that about sysvinit, except cast in terms to try to make it seem like
that's not what it actually says.
Waiting implies lack of movement - this is not what I was saying. I say
allow the natural evolution to play out. GNOME wants to require systemd
and someone packages systemd - great - allow it AS AN OPTION, NOT A
REQUIREMENT for all. Similarly with sysvinit - it has maintainers,
allow it as an option.
This means that you and I are basically in agreement, and I suspect you'll
find that you're basically in agreement with most of the people on the
systemd "side." That's pretty much the position that I've been arguing,
and the position that I believe the current GR is trying to reverse by
forcing GNOME, and every other package in Debian, to support sysvinit.
The only remaining thing about which we may disagree is that I think the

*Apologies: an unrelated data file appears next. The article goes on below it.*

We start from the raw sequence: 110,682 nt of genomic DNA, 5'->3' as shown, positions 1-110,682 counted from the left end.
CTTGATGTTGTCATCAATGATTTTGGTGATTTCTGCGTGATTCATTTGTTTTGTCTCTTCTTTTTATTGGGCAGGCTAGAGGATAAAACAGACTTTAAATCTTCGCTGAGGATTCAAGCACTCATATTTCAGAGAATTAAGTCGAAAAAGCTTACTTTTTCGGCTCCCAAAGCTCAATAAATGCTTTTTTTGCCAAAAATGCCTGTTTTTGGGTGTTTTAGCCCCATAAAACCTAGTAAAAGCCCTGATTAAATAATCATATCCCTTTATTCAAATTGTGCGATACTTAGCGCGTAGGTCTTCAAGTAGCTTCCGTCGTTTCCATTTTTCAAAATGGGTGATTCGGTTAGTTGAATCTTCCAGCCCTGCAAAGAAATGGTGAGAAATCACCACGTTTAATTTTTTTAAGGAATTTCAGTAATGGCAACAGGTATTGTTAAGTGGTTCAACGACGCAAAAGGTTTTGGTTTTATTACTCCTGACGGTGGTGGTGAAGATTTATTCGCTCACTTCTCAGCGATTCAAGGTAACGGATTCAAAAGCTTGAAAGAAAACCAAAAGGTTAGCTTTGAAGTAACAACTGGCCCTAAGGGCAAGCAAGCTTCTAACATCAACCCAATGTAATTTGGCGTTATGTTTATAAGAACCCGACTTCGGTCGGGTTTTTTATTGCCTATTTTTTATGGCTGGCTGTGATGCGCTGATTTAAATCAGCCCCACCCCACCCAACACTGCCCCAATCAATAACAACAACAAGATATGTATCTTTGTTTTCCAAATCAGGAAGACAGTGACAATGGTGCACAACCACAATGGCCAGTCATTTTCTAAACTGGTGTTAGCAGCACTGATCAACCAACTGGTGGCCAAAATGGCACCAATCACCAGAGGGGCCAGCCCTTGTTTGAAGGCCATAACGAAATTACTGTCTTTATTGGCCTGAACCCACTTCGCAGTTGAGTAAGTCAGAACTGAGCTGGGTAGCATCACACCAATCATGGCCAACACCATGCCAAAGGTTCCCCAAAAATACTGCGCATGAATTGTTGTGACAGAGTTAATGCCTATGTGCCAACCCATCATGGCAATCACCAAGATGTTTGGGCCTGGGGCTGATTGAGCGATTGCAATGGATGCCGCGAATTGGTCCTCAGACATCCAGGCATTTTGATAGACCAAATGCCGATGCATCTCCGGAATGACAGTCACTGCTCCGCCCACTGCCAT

installer needs to pick *something* that gets installed by default, and
that the average user isn't going to care or know enough to pick
something. (I would like to see the inability to select sysvinit via such
install methods as debootstrap fixed before the release; I think that's
just a bug.)
The issue we should be tackling is not which init system to force on the
users, but the higher level "what is the minimum functionality and API a
init-system in its control file.
That sounds like a great discussion to have, from my perspective, and the
discussion that I was hoping we could have following the TC (and that I
was then unable to try to drive due to a lot of non-Debian life stuff on
my part). But I don't think that's the discussion that the GR is having,
or that most of the systemd arguments are focused on.